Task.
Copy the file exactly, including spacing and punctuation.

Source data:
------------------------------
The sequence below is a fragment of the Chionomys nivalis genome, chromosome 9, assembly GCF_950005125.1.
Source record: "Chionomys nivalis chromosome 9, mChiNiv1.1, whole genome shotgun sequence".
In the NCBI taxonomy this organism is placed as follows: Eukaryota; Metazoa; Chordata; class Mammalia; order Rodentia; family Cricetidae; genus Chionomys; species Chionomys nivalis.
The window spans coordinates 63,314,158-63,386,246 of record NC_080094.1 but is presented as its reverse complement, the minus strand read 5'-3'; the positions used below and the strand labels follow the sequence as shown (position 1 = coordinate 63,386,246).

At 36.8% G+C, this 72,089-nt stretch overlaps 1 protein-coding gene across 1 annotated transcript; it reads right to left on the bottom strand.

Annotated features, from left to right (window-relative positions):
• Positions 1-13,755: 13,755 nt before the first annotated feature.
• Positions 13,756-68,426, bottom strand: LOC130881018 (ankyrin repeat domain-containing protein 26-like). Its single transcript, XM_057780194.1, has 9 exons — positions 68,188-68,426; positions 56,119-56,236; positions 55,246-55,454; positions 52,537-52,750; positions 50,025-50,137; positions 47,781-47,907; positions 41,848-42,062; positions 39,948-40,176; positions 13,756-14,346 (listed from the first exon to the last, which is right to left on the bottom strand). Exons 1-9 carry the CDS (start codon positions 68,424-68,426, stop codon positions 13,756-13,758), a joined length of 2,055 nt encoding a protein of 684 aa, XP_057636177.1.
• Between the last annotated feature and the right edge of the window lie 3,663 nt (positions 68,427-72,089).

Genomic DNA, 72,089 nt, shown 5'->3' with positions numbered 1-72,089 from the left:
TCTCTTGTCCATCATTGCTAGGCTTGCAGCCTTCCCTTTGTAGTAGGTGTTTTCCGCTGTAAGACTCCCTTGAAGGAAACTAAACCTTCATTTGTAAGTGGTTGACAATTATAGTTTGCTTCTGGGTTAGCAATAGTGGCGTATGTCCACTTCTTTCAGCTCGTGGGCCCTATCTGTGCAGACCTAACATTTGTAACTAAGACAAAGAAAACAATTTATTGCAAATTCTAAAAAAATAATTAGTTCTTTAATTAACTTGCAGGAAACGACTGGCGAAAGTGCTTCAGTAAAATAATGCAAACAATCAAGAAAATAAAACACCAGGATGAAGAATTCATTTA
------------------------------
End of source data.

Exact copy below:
The sequence below is a fragment of the Chionomys nivalis genome, chromosome 9, assembly GCF_950005125.1.
Source record: "Chionomys nivalis chromosome 9, mChiNiv1.1, whole genome shotgun sequence".
In the NCBI taxonomy this organism is placed as follows: Eukaryota; Metazoa; Chordata; class Mammalia; order Rodentia; family Cricetidae; genus Chionomys; species Chionomys nivalis.
The window spans coordinates 63,314,158-63,386,246 of record NC_080094.1 but is presented as its reverse complement, the minus strand read 5'-3'; the positions used below and the strand labels follow the sequence as shown (position 1 = coordinate 63,386,246).

At 36.8% G+C, this 72,089-nt stretch overlaps 1 protein-coding gene across 1 annotated transcript; it reads right to left on the bottom strand.

Annotated features, from left to right (window-relative positions):
• Positions 1-13,755: 13,755 nt before the first annotated feature.
• Positions 13,756-68,426, bottom strand: LOC130881018 (ankyrin repeat domain-containing protein 26-like). Its single transcript, XM_057780194.1, has 9 exons — positions 68,188-68,426; positions 56,119-56,236; positions 55,246-55,454; positions 52,537-52,750; positions 50,025-50,137; positions 47,781-47,907; positions 41,848-42,062; positions 39,948-40,176; positions 13,756-14,346 (listed from the first exon to the last, which is right to left on the bottom strand). Exons 1-9 carry the CDS (start codon positions 68,424-68,426, stop codon positions 13,756-13,758), a joined length of 2,055 nt encoding a protein of 684 aa, XP_057636177.1.
• Between the last annotated feature and the right edge of the window lie 3,663 nt (positions 68,427-72,089).

Genomic DNA, 72,089 nt, shown 5'->3' with positions numbered 1-72,089 from the left:
TCTCTTGTCCATCATTGCTAGGCTTGCAGCCTTCCCTTTGTAGTAGGTGTTTTCCGCTGTAAGACTCCCTTGAAGGAAACTAAACCTTCATTTGTAAGTGGTTGACAATTATAGTTTGCTTCTGGGTTAGCAATAGTGGCGTATGTCCACTTCTTTCAGCTCGTGGGCCCTATCTGTGCAGACCTAACATTTGTAACTAAGACAAAGAAAACAATTTATTGCAAATTCTAAAAAAATAATTAGTTCTTTAATTAACTTGCAGGAAACGACTGGCGAAAGTGCTTCAGTAAAATAATGCAAACAATCAAGAAAATAAAACACCAGGATGAAGAATTCATTTA